My spiritual progression is not something to boast about on street corners, and this blog is supposed to be about books I've been reading. Of course, it's hard to not allude to my life and the impact what I'm reading has on it. For instance, I finished reading 'Living Gnosis' by Tau Malachi recently and have started on 'The essence of Sri Guru Granth Sahib: part 2'. I cannot help but reflect on what I have read and try to apply it to my progression through life. For starters, 'Living Gnosis' is written well enough. The author wasn't saying anything new for me, but I was reassured by what he was saying. Like everyone, I want to know that I'm sort of on the right path. As I see it, this book reassured me that I was.
Gnostic Christianity is what Malachi endorses, and he defines it as being much more esoteric than mainstream Christianity. Small wonder, since Gnostic Christians were branded as heretics during the dark and blasphemous days of the past. Perhaps, even now, this society must wrap itself in parable and esoterica so as not to be brought down by the current fundamentalist following. The author bases himself in California, which makes perfect sense. Disconnected, disaffected people the world over are looking for a place to happen and for something to believe in, and California is usually one of the places they go to. Malachi takes up Jesus' N.T. statements and applies them to his perception of spirituality, discovering what he needs to spread his message to anyone who will read this book.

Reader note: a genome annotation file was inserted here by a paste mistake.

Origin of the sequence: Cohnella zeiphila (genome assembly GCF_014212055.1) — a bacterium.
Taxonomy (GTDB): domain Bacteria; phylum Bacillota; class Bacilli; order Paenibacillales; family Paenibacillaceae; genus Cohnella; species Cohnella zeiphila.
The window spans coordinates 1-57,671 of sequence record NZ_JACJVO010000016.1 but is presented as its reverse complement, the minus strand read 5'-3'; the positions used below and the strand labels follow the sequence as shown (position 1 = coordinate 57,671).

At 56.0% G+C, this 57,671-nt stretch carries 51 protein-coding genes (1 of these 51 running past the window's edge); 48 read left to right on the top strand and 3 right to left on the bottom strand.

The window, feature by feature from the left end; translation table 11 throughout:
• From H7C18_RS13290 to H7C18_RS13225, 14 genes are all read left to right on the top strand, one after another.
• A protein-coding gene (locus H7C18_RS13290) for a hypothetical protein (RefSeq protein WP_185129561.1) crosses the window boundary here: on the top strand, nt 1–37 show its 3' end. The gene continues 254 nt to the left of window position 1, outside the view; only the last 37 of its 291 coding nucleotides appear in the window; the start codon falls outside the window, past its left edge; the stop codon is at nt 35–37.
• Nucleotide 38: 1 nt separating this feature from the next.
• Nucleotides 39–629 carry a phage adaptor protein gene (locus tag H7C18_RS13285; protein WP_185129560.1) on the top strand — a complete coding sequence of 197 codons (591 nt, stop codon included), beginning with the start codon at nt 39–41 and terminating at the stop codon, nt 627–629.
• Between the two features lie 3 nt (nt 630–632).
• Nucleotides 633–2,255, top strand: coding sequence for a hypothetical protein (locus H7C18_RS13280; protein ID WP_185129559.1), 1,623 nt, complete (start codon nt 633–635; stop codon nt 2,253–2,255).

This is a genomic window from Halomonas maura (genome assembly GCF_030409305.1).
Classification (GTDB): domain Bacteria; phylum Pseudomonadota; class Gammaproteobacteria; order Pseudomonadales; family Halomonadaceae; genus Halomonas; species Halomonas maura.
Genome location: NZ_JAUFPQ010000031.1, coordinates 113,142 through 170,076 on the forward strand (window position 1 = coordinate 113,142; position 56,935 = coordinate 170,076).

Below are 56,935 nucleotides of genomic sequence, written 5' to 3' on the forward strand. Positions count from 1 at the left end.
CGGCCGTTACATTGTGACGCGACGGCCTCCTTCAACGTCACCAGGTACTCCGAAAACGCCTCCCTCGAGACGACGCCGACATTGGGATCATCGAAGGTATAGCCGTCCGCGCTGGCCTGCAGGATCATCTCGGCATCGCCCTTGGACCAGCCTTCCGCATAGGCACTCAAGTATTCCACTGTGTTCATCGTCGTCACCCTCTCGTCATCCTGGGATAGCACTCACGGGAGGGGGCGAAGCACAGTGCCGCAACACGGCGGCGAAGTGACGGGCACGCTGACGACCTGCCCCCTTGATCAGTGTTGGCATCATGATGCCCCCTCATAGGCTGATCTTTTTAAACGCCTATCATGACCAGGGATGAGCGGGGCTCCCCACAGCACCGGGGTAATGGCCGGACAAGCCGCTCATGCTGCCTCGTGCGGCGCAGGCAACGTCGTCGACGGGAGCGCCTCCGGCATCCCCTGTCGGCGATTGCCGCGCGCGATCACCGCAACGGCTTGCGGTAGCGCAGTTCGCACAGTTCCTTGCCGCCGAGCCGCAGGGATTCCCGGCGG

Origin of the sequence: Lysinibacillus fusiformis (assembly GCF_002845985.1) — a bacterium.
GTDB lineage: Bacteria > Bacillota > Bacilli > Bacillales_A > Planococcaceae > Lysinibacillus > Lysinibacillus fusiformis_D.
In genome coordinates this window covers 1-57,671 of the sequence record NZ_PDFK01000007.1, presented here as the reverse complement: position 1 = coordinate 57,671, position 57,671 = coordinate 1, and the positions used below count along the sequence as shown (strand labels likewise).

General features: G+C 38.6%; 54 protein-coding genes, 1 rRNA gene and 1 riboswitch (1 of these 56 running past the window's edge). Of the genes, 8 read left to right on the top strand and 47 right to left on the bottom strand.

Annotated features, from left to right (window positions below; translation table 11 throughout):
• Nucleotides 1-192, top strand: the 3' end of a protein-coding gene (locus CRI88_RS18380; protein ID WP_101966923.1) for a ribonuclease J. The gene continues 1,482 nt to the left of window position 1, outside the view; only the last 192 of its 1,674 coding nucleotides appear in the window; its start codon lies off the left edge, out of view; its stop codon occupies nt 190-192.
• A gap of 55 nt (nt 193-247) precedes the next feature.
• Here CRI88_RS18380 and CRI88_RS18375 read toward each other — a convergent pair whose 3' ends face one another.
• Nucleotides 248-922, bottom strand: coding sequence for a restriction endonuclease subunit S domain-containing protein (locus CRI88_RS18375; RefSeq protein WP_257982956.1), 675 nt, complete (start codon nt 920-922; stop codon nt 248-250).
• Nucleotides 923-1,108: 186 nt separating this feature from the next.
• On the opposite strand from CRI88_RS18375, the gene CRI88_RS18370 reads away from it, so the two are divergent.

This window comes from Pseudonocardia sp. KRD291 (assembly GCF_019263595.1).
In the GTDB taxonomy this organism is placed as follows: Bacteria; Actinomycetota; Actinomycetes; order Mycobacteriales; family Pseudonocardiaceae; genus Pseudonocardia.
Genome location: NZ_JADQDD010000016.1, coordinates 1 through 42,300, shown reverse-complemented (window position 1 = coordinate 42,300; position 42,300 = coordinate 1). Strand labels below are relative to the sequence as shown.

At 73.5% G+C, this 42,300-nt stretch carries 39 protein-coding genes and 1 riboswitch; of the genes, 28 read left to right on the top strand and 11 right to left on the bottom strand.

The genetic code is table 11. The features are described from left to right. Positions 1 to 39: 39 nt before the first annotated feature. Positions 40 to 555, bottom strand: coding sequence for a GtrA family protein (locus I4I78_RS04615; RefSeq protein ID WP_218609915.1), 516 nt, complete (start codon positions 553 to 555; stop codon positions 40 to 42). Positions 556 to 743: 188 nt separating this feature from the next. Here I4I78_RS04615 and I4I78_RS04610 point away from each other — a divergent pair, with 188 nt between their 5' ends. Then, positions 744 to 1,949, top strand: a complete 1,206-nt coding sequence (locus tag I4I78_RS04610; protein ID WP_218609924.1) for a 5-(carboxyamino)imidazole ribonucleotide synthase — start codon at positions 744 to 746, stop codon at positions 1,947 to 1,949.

I'm such a cynic that I don't eagerly embrace his supposed esoterica. Permit me to get super-suspicious for a moment. It seems that when someone wants to spread their message to a large group, all they have to do is drape their message in the mantle of esoterica. Nothing draws crowds like a mystery. Just look at all the people who followed Jesus around when he stood on the Mount and delivered his sermon. Only certain people were able to 'read between the lines' and 'know the truth' in his words. I'll be honest; I was so excited by what he was saying that I almost started to write him a letter. Then, as I read further, I felt my pessimistic nature grow about me.
This could be a flaw on my part; I find some things very hard to believe. I do believe that Gnostic Christianity is a way to the summit, but not the only one, and certainly not for everyone. Anyway, that's all for now. Thanks for your time.
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